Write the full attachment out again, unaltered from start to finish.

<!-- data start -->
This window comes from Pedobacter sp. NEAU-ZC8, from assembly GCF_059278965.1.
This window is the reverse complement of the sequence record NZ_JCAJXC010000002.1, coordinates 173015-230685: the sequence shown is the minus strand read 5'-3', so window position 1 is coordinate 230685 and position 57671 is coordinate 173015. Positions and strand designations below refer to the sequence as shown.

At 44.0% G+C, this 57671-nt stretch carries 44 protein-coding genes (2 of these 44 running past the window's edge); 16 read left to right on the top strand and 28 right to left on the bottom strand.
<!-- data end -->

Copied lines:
This window comes from Pedobacter sp. NEAU-ZC8, from assembly GCF_059278965.1.
This window is the reverse complement of the sequence record NZ_JCAJXC010000002.1, coordinates 173015-230685: the sequence shown is the minus strand read 5'-3', so window position 1 is coordinate 230685 and position 57671 is coordinate 173015. Positions and strand designations below refer to the sequence as shown.

At 44.0% G+C, this 57671-nt stretch carries 44 protein-coding genes (2 of these 44 running past the window's edge); 16 read left to right on the top strand and 28 right to left on the bottom strand.